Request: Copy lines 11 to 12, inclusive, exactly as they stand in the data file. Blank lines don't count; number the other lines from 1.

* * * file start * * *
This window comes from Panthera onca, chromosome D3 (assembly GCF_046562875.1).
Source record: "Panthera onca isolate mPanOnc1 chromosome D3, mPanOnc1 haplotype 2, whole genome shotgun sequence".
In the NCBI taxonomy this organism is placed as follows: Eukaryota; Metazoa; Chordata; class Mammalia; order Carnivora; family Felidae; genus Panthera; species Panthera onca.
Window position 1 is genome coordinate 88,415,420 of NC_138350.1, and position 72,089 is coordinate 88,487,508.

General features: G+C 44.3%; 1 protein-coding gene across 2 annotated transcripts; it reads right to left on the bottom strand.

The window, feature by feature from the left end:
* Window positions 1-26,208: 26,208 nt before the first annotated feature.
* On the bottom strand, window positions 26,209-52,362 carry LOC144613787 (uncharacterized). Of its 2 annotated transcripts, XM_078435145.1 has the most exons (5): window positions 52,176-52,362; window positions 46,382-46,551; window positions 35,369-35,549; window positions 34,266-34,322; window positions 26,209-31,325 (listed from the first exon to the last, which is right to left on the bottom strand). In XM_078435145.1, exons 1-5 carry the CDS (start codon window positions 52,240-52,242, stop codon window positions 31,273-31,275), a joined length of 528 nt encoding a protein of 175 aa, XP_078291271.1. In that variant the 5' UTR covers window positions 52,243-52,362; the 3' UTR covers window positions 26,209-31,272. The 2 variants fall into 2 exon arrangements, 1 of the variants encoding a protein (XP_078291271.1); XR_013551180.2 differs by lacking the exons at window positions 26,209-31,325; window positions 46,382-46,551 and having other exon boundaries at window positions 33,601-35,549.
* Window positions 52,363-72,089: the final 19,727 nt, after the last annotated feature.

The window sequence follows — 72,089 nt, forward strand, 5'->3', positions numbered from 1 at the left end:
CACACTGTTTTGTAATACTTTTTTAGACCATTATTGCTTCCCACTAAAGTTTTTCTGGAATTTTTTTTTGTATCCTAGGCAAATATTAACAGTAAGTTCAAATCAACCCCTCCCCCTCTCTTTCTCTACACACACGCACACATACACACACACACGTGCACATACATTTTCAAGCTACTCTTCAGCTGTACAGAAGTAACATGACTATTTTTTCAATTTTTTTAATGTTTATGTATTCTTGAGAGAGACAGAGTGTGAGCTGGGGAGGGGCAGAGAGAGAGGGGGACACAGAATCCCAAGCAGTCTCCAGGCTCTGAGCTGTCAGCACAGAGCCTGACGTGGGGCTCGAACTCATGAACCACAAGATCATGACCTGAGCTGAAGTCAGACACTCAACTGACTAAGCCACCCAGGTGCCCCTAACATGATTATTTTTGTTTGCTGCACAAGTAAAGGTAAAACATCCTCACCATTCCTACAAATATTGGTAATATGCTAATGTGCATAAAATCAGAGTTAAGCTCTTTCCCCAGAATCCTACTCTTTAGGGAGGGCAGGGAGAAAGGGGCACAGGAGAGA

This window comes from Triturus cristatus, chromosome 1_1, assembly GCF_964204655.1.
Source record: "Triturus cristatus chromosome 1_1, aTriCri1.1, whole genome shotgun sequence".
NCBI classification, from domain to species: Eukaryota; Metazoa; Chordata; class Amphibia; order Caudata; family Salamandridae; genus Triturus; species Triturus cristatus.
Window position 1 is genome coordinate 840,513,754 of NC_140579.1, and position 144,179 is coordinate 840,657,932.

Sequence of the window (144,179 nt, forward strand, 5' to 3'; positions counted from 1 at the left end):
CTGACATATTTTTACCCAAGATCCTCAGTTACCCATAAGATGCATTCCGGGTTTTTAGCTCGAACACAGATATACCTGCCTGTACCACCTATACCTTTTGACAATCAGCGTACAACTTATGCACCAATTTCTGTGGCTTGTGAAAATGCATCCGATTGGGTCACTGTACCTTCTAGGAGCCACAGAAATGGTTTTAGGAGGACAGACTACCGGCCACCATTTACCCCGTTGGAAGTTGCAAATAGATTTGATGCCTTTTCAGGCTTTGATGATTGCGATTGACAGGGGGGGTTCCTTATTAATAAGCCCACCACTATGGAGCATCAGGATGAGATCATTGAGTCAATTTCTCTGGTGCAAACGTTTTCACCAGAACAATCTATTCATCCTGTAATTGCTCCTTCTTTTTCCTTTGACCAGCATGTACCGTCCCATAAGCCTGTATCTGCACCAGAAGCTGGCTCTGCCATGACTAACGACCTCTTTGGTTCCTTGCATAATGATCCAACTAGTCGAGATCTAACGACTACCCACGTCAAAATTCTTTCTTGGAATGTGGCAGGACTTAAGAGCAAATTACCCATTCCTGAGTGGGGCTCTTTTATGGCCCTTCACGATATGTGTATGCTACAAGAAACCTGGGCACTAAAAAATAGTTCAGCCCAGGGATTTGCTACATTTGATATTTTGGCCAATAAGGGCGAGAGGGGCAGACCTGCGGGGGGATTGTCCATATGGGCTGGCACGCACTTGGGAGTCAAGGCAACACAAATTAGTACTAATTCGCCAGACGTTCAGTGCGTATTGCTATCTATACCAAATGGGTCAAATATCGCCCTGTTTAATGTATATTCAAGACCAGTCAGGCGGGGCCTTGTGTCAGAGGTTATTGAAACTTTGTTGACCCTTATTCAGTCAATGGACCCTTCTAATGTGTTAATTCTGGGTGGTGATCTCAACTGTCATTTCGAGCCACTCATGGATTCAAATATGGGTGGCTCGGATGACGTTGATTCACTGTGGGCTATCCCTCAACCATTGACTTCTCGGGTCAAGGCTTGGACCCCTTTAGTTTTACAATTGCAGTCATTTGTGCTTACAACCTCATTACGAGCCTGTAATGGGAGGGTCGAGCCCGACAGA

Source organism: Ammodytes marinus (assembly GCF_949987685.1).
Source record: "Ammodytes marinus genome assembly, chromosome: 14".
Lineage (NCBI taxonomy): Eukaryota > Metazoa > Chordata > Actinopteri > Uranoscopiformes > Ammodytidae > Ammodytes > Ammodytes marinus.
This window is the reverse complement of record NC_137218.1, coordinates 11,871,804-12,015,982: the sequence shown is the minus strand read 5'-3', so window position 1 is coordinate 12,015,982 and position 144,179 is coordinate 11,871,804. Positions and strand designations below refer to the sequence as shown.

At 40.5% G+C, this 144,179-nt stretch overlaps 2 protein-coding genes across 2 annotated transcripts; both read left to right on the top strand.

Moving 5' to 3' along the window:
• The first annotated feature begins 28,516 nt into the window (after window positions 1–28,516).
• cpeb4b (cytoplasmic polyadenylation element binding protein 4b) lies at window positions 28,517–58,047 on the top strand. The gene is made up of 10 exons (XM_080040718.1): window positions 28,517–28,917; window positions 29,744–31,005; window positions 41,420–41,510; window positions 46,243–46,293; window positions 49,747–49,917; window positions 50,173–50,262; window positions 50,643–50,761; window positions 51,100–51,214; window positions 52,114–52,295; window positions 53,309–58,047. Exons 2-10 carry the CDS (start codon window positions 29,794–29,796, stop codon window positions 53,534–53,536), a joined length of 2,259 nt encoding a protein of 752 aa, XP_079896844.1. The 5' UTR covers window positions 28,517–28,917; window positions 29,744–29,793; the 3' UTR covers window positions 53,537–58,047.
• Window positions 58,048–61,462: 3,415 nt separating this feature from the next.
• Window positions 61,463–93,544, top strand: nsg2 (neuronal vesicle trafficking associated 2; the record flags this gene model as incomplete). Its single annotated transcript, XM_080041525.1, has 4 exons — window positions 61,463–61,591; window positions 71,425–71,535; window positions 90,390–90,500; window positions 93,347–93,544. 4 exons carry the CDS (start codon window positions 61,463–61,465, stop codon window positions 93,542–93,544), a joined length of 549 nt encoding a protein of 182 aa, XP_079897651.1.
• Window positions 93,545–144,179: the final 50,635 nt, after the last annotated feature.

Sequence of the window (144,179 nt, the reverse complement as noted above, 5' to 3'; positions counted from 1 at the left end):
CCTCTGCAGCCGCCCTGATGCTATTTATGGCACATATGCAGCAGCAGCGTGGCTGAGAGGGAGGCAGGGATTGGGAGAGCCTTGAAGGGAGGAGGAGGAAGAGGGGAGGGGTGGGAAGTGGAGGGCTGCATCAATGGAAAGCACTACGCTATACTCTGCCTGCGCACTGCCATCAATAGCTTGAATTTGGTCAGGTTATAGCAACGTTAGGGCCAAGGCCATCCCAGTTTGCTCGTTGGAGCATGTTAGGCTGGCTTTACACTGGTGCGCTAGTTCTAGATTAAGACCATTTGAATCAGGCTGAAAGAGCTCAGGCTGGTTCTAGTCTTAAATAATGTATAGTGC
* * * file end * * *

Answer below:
CACACTGTTTTGTAATACTTTTTTAGACCATTATTGCTTCCCACTAAAGTTTTTCTGGAATTTTTTTTTGTATCCTAGGCAAATATTAACAGTAAGTTCAAATCAACCCCTCCCCCTCTCTTTCTCTACACACACGCACACATACACACACACACGTGCACATACATTTTCAAGCTACTCTTCAGCTGTACAGAAGTAACATGACTATTTTTTCAATTTTTTTAATGTTTATGTATTCTTGAGAGAGACAGAGTGTGAGCTGGGGAGGGGCAGAGAGAGAGGGGGACACAGAATCCCAAGCAGTCTCCAGGCTCTGAGCTGTCAGCACAGAGCCTGACGTGGGGCTCGAACTCATGAACCACAAGATCATGACCTGAGCTGAAGTCAGACACTCAACTGACTAAGCCACCCAGGTGCCCCTAACATGATTATTTTTGTTTGCTGCACAAGTAAAGGTAAAACATCCTCACCATTCCTACAAATATTGGTAATATGCTAATGTGCATAAAATCAGAGTTAAGCTCTTTCCCCAGAATCCTACTCTTTAGGGAGGGCAGGGAGAAAGGGGCACAGGAGAGA

This window comes from Triturus cristatus, chromosome 1_1, assembly GCF_964204655.1.